But in court Wednesday, Geragos played a clip of the Dec. 24 episode that appeared to contradict the police. In it, Martha Stewart and cookbook author Dorie Greenspan are seen discussing various Parisian desserts. When Greenspan mentions meringues, Stewart squeals, "Oh, that will be nice."
Geragos said he played the clip twice "just in case the Modesto Police Department couldn't hear," a jab that prompted chuckles from his client's family and several others in the public gallery.
The meringue dispute was just one of many pieces of circumstantial evidence that Geragos said had perfectly innocent explanations.
He said, for example, that Laci Peterson's hair was in her husband's new boat because she visited it on Dec. 20, not because he used it to dispose of her remains. He said that no one else in the family knew about Peterson's purchase of a 14-foot fishing boat because the couple planned to surprise her stepfather, Ron Grantski, with the news on Christmas.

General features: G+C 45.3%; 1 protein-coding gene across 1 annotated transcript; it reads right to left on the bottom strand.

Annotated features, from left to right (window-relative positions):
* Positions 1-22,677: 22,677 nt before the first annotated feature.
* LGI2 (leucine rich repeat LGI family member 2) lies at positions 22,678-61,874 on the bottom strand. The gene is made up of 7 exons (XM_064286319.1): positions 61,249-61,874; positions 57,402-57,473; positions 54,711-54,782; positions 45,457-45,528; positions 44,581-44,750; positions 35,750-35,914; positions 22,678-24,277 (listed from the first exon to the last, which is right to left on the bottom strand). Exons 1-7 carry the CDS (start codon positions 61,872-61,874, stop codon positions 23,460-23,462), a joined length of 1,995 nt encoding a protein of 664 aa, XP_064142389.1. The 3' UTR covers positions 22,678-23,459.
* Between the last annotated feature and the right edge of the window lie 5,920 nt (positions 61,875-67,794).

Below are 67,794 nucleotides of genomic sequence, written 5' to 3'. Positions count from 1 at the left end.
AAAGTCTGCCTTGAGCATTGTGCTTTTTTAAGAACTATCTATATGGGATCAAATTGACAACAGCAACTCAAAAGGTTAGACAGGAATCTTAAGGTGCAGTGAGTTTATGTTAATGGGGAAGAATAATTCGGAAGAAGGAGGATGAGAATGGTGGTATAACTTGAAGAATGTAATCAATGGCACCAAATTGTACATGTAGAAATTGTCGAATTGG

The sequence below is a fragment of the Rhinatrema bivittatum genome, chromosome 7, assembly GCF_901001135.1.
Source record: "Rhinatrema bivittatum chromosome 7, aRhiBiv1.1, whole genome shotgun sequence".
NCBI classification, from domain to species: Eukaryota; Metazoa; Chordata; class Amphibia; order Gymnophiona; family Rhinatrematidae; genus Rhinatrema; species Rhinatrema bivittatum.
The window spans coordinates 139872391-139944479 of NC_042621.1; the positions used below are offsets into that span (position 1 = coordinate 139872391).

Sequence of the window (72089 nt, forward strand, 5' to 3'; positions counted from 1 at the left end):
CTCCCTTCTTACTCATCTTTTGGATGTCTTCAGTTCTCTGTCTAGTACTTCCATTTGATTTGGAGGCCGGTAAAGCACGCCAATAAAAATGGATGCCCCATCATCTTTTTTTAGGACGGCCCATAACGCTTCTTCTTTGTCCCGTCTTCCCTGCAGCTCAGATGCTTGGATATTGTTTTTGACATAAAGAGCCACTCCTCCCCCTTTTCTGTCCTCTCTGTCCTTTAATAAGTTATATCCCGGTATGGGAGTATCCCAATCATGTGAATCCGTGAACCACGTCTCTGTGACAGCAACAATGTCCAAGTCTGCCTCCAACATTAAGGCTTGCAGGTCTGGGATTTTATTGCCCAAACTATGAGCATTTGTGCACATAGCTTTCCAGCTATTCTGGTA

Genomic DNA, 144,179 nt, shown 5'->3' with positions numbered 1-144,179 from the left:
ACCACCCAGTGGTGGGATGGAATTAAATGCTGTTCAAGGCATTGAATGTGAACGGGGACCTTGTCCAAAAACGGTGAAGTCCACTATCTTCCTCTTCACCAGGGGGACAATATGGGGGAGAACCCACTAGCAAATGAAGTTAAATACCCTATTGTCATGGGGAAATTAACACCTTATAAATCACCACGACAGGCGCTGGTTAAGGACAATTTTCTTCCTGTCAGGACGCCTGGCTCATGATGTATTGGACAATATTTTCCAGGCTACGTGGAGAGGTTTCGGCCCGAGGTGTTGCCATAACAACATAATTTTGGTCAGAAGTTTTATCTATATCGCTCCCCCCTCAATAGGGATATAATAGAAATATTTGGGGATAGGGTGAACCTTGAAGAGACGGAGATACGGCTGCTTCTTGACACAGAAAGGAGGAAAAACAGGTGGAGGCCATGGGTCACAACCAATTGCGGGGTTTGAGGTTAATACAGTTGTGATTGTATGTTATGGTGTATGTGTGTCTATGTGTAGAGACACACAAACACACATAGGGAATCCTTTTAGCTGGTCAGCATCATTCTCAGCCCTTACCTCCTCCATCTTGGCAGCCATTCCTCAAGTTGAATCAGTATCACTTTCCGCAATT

At the lunch break, Scott Peterson's mother, Jackie, gave Geragos a hug and said, "I'm a fan."
She added, "We knew the truth. It was nice to hear it publicly."
First witness: I mopped
Following the defense opening, the first witness, housekeeper Margarita Nava, stepped in to the jury box. Jurors, who are likely to hear from scores of witnesses during the proceeding, estimated to last six months, picked up white notebooks and pens as she was sworn in.
Nava, who testified through a Spanish interpreter, described cleaning the couple's Modesto home Dec. 23. She said she mopped and dusted the entire residence and then left the mop outside to dry. She stuffed the dirty rags in the mop bucket and put it on top of the washing machine so that Laci Peterson could launder them later.
That testimony is important because Scott Peterson told police that his wife was mopping the kitchen floor when he last saw her the morning of Dec. 24. Prosecutors have suggested that a woman nearly eight months pregnant would not mop a floor less than 24 hours after her housekeeper had done the same work.
Police who arrived that evening found two mops and a bucket outside, the rags piled atop the washer and a small load of Peterson's clothes in the machine. E-mail to a friend